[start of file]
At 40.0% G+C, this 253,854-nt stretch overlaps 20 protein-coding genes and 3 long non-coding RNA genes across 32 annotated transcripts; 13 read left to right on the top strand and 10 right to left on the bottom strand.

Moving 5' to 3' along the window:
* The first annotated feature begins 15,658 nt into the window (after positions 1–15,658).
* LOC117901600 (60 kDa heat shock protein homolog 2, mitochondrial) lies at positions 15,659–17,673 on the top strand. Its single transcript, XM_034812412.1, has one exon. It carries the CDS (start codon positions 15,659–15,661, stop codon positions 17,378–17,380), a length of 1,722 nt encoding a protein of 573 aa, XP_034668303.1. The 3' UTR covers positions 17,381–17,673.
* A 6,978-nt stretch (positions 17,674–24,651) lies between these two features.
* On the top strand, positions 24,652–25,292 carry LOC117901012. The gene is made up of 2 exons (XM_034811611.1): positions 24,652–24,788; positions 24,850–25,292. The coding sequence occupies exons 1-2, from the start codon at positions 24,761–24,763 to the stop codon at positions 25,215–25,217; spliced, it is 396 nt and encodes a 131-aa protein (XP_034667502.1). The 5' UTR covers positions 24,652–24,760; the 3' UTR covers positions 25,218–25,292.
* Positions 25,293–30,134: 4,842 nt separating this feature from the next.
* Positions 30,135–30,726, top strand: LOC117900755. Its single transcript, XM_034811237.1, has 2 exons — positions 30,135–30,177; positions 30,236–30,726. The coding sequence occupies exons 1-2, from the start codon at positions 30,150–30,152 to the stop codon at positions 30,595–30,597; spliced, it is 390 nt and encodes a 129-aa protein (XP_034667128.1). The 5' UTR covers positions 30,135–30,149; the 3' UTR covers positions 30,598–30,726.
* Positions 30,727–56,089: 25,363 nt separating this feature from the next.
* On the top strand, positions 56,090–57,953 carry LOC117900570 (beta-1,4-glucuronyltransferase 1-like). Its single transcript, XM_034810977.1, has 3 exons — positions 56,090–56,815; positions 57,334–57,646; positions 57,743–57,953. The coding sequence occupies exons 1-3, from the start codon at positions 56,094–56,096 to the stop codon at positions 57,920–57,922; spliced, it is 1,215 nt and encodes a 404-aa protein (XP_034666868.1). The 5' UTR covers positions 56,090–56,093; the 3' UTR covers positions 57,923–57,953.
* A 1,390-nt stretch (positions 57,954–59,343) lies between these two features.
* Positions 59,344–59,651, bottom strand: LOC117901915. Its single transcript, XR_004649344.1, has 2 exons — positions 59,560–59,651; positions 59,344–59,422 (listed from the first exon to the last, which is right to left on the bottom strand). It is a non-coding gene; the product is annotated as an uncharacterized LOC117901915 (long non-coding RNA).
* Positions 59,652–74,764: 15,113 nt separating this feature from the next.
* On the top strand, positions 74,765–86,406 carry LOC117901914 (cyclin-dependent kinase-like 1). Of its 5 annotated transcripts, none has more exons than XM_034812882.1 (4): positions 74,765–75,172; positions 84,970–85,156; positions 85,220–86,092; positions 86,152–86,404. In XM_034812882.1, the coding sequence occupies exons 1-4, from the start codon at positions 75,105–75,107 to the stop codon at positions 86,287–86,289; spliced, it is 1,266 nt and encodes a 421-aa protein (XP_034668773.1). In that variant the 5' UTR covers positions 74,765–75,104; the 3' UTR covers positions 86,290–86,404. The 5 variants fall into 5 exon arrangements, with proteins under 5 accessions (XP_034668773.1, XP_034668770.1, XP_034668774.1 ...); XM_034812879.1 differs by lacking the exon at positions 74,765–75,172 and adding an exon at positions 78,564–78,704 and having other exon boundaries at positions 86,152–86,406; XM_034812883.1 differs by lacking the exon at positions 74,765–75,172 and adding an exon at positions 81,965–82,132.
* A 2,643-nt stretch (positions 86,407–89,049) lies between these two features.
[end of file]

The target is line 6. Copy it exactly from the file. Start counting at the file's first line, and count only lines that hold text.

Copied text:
* On the top strand, positions 24,652–25,292 carry LOC117901012. The gene is made up of 2 exons (XM_034811611.1): positions 24,652–24,788; positions 24,850–25,292. The coding sequence occupies exons 1-2, from the start codon at positions 24,761–24,763 to the stop codon at positions 25,215–25,217; spliced, it is 396 nt and encodes a 131-aa protein (XP_034667502.1). The 5' UTR covers positions 24,652–24,760; the 3' UTR covers positions 25,218–25,292.